A ban on mobile phones in Dutch classrooms is now being considered for Irish secondary schools.
This week, the Dutch Government decided to ban devices including mobile phones from classrooms to stop learning disruptions.
The initiative is being introduced in collaboration with schools and will take effect at the start of next year.
On The Hard Shoulder, Assistant Principal at St Munchins College and Aontú Education spokesperson Eric Nelligan said his school implements the "not seen, not heard, not confiscated" rule.
"We want to virtually eliminate the amount of times the mobile phone was out during the school day," he said.
"It is a great idea by the Dutch Government."
Mr Nelligan said the Dutch Government plan to ban tablets and smartwatches as well as mobile phones.
"There are quite a number of E-schools out there who use laptops or tablets for books instead of physical books," he said.
"So, that would be interesting to see how it would be implemented here.
"There was research in the University of Texas, showing that students that didn't access a phone, didn't have smartphones in the classroom or didn't have tablets in the classroom had 6% higher grades."
Mr Nelligan said the ban would only work based on implementation and discipline.
"Any teenager, boy or girl, will not want to be without a phone for one night – never mind longer than that," he said.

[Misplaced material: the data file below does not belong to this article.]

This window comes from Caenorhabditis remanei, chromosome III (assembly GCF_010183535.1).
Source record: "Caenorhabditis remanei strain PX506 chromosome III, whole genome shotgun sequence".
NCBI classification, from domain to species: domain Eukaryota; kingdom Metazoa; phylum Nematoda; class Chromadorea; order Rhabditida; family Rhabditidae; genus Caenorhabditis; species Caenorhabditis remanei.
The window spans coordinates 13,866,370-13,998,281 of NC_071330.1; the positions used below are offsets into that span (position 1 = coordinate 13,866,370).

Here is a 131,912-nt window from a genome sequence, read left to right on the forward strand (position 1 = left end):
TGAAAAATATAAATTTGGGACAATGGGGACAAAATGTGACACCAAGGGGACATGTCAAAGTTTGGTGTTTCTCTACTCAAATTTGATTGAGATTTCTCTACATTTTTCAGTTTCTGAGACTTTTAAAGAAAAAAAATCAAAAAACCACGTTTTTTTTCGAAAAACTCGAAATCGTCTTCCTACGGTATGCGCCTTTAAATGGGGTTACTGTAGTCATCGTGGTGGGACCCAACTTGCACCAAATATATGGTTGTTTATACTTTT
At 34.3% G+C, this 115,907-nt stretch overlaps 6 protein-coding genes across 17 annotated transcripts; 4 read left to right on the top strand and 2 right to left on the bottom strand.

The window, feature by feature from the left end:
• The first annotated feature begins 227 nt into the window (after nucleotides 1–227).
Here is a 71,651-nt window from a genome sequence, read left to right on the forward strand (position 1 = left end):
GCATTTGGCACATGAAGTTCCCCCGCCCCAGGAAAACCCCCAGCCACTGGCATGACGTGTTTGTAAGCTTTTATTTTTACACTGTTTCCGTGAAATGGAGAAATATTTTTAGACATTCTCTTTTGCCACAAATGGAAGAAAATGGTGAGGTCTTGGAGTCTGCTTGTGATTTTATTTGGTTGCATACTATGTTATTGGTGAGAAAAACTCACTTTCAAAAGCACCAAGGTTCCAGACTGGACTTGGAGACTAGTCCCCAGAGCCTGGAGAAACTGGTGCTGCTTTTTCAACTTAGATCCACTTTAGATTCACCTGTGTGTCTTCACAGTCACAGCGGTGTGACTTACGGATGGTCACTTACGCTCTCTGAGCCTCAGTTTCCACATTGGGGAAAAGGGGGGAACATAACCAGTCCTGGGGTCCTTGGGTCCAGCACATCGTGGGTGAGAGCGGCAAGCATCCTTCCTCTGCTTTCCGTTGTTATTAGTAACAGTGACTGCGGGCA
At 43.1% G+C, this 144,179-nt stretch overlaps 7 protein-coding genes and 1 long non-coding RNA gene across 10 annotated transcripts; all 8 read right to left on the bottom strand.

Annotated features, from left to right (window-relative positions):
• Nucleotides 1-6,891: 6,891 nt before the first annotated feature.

"Teenagers are always worried they are missing out – by having a phone or having a tablet – there always thinking, 'I need to keep an eye on my phone to see what's going on here.'
Mr Nelligan said he would advocate for mobile classrooms, where students can access desktops in specific classrooms.
"From an educational point of view, if you do need to access digital stuff, it's allowed," he said.
"Students that have special needs or additional needs, they can use them if they're needed.
"It allows us to put in the proper structures in a proper environment when they're needed for research or checking things out.
"This kind of digital detox in school, it's shown to improve academic performance, it cuts down on cyberbullying.
"I would not be in favour of a full ban but strictly controlled and allowed it where it's needed for the classroom environment."